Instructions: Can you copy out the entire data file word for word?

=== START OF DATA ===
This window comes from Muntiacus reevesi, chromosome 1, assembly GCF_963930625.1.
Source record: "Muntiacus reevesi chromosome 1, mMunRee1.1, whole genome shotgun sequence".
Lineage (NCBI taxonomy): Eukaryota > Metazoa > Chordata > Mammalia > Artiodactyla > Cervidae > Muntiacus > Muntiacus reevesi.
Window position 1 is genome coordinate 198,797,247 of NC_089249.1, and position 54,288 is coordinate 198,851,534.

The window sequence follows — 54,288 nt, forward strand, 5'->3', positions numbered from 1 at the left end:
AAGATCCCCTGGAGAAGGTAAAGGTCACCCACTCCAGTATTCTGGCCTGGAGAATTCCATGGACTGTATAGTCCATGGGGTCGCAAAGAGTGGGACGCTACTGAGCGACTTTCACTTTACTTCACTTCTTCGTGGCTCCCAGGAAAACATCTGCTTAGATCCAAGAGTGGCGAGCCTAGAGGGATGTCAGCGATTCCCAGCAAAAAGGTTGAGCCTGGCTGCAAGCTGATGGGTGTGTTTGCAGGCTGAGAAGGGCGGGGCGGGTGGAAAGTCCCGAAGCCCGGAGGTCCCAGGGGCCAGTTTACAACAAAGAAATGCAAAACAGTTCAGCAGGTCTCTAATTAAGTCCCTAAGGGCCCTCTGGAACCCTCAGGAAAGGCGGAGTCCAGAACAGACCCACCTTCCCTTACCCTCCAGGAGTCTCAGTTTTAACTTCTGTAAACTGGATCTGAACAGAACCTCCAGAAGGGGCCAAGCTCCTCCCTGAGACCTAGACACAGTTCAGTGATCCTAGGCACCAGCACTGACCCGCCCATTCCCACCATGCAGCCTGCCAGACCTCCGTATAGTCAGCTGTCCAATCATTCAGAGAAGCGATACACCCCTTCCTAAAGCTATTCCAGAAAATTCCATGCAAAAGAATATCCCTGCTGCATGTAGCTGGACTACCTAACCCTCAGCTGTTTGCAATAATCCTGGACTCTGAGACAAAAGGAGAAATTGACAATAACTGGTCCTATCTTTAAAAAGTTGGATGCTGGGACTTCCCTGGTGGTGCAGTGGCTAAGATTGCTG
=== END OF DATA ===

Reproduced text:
This window comes from Muntiacus reevesi, chromosome 1, assembly GCF_963930625.1.
Source record: "Muntiacus reevesi chromosome 1, mMunRee1.1, whole genome shotgun sequence".
Lineage (NCBI taxonomy): Eukaryota > Metazoa > Chordata > Mammalia > Artiodactyla > Cervidae > Muntiacus > Muntiacus reevesi.
Window position 1 is genome coordinate 198,797,247 of NC_089249.1, and position 54,288 is coordinate 198,851,534.

The window sequence follows — 54,288 nt, forward strand, 5'->3', positions numbered from 1 at the left end:
AAGATCCCCTGGAGAAGGTAAAGGTCACCCACTCCAGTATTCTGGCCTGGAGAATTCCATGGACTGTATAGTCCATGGGGTCGCAAAGAGTGGGACGCTACTGAGCGACTTTCACTTTACTTCACTTCTTCGTGGCTCCCAGGAAAACATCTGCTTAGATCCAAGAGTGGCGAGCCTAGAGGGATGTCAGCGATTCCCAGCAAAAAGGTTGAGCCTGGCTGCAAGCTGATGGGTGTGTTTGCAGGCTGAGAAGGGCGGGGCGGGTGGAAAGTCCCGAAGCCCGGAGGTCCCAGGGGCCAGTTTACAACAAAGAAATGCAAAACAGTTCAGCAGGTCTCTAATTAAGTCCCTAAGGGCCCTCTGGAACCCTCAGGAAAGGCGGAGTCCAGAACAGACCCACCTTCCCTTACCCTCCAGGAGTCTCAGTTTTAACTTCTGTAAACTGGATCTGAACAGAACCTCCAGAAGGGGCCAAGCTCCTCCCTGAGACCTAGACACAGTTCAGTGATCCTAGGCACCAGCACTGACCCGCCCATTCCCACCATGCAGCCTGCCAGACCTCCGTATAGTCAGCTGTCCAATCATTCAGAGAAGCGATACACCCCTTCCTAAAGCTATTCCAGAAAATTCCATGCAAAAGAATATCCCTGCTGCATGTAGCTGGACTACCTAACCCTCAGCTGTTTGCAATAATCCTGGACTCTGAGACAAAAGGAGAAATTGACAATAACTGGTCCTATCTTTAAAAAGTTGGATGCTGGGACTTCCCTGGTGGTGCAGTGGCTAAGATTGCTG